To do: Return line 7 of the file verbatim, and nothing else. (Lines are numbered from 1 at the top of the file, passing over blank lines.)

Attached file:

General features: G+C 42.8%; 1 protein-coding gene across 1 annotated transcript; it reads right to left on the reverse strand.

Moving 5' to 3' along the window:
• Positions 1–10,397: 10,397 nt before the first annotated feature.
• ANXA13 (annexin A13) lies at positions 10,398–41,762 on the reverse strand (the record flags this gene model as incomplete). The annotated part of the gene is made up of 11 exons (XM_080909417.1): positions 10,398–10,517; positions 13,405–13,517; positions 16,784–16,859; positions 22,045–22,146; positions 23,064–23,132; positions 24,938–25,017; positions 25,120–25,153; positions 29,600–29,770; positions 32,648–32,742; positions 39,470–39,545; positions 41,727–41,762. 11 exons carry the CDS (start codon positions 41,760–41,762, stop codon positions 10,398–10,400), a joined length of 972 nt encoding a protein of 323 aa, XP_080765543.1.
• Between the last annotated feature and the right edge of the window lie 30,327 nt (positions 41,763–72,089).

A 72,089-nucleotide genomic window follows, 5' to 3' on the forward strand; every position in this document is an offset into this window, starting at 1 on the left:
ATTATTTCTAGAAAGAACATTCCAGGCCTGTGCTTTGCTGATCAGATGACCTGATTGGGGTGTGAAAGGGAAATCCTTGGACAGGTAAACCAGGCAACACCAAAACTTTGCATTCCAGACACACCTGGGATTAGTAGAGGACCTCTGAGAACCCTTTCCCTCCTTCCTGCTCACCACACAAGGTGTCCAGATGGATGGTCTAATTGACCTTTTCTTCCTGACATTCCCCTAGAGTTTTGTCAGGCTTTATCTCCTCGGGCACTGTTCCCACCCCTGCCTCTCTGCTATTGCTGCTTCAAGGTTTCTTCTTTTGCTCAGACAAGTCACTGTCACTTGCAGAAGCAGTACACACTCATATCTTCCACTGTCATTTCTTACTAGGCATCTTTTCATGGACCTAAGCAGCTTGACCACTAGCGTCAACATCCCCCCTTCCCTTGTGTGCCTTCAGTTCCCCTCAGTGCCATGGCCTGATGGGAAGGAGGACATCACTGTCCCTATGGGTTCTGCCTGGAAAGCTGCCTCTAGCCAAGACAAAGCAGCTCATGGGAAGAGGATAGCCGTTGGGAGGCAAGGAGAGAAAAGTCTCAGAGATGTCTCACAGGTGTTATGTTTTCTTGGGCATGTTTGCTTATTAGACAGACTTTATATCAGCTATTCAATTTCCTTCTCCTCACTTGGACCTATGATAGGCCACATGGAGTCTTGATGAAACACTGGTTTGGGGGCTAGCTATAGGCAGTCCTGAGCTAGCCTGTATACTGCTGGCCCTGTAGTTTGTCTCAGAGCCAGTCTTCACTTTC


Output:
ATTATTTCTAGAAAGAACATTCCAGGCCTGTGCTTTGCTGATCAGATGACCTGATTGGGGTGTGAAAGGGAAATCCTTGGACAGGTAAACCAGGCAACACCAAAACTTTGCATTCCAGACACACCTGGGATTAGTAGAGGACCTCTGAGAACCCTTTCCCTCCTTCCTGCTCACCACACAAGGTGTCCAGATGGATGGTCTAATTGACCTTTTCTTCCTGACATTCCCCTAGAGTTTTGTCAGGCTTTATCTCCTCGGGCACTGTTCCCACCCCTGCCTCTCTGCTATTGCTGCTTCAAGGTTTCTTCTTTTGCTCAGACAAGTCACTGTCACTTGCAGAAGCAGTACACACTCATATCTTCCACTGTCATTTCTTACTAGGCATCTTTTCATGGACCTAAGCAGCTTGACCACTAGCGTCAACATCCCCCCTTCCCTTGTGTGCCTTCAGTTCCCCTCAGTGCCATGGCCTGATGGGAAGGAGGACATCACTGTCCCTATGGGTTCTGCCTGGAAAGCTGCCTCTAGCCAAGACAAAGCAGCTCATGGGAAGAGGATAGCCGTTGGGAGGCAAGGAGAGAAAAGTCTCAGAGATGTCTCACAGGTGTTATGTTTTCTTGGGCATGTTTGCTTATTAGACAGACTTTATATCAGCTATTCAATTTCCTTCTCCTCACTTGGACCTATGATAGGCCACATGGAGTCTTGATGAAACACTGGTTTGGGGGCTAGCTATAGGCAGTCCTGAGCTAGCCTGTATACTGCTGGCCCTGTAGTTTGTCTCAGAGCCAGTCTTCACTTTC